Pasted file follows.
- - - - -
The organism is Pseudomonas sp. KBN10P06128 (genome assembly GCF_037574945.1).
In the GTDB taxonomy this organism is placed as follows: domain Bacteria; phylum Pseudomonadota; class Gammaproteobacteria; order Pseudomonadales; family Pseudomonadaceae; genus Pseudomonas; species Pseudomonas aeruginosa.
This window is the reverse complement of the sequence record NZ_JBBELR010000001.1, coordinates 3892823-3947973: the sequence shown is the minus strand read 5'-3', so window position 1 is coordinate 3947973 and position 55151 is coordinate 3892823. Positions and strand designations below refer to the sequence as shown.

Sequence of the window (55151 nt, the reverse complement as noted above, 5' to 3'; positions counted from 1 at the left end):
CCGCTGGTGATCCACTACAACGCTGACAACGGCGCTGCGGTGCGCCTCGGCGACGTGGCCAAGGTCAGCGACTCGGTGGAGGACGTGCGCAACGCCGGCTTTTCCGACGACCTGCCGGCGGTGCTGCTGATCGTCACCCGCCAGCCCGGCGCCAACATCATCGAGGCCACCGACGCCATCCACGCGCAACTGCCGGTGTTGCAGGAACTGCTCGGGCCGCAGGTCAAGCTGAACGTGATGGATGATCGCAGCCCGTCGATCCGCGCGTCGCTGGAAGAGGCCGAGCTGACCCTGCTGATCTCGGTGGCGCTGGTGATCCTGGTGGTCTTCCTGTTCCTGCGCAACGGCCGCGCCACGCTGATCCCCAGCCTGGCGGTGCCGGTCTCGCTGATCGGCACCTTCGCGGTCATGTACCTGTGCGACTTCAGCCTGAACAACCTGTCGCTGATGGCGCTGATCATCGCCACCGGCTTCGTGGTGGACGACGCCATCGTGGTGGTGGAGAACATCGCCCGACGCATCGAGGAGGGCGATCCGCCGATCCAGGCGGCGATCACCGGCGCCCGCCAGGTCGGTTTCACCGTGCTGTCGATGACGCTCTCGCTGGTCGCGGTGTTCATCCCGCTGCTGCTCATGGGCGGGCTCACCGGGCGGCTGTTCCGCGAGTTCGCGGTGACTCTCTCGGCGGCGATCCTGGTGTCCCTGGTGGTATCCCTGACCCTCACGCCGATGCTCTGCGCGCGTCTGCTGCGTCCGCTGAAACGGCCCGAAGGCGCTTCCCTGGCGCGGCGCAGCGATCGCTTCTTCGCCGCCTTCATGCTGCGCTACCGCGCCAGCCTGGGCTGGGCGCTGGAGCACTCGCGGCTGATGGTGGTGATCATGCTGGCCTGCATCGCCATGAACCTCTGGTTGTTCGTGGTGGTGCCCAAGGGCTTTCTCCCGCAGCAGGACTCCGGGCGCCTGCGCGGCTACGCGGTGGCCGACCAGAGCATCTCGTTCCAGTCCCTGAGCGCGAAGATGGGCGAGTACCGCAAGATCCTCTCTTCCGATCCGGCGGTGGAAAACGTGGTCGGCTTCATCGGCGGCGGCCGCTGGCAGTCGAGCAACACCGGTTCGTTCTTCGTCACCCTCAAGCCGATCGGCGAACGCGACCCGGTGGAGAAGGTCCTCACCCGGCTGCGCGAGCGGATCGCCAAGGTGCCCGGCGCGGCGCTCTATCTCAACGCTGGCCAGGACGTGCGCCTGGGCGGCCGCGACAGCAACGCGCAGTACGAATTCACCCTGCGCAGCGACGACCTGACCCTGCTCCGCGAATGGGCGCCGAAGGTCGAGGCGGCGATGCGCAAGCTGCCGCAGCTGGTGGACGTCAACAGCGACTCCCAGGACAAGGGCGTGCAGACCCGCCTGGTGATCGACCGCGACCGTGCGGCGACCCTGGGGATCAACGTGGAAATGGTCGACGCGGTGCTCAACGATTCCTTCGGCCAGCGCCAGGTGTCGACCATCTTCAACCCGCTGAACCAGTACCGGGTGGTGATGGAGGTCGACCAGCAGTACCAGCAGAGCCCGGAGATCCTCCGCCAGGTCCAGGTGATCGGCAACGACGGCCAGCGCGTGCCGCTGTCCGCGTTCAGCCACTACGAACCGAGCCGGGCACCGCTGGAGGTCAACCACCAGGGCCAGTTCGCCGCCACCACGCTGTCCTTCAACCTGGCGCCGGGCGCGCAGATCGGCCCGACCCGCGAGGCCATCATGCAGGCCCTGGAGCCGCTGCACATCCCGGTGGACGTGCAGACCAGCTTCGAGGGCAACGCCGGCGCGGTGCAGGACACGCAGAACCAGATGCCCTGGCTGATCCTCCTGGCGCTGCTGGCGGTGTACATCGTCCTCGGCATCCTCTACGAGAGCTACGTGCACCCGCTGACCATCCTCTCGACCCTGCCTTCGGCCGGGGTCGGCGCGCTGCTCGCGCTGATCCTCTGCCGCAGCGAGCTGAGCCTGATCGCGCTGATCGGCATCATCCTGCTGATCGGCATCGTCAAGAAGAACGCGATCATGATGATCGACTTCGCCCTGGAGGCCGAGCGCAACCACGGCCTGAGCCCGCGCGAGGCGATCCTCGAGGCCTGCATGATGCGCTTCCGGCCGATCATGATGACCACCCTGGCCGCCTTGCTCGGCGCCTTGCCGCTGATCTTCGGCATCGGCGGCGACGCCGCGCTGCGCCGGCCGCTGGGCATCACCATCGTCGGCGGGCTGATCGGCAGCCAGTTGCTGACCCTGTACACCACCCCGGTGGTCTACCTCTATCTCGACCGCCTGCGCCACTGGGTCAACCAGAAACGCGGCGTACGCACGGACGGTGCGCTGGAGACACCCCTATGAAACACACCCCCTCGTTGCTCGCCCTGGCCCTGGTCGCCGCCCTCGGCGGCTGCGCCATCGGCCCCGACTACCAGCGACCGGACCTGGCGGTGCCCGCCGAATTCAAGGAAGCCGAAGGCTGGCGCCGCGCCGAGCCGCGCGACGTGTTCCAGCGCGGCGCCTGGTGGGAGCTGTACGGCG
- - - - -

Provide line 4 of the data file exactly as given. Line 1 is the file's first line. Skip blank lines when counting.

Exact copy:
Sequence of the window (55151 nt, the reverse complement as noted above, 5' to 3'; positions counted from 1 at the left end):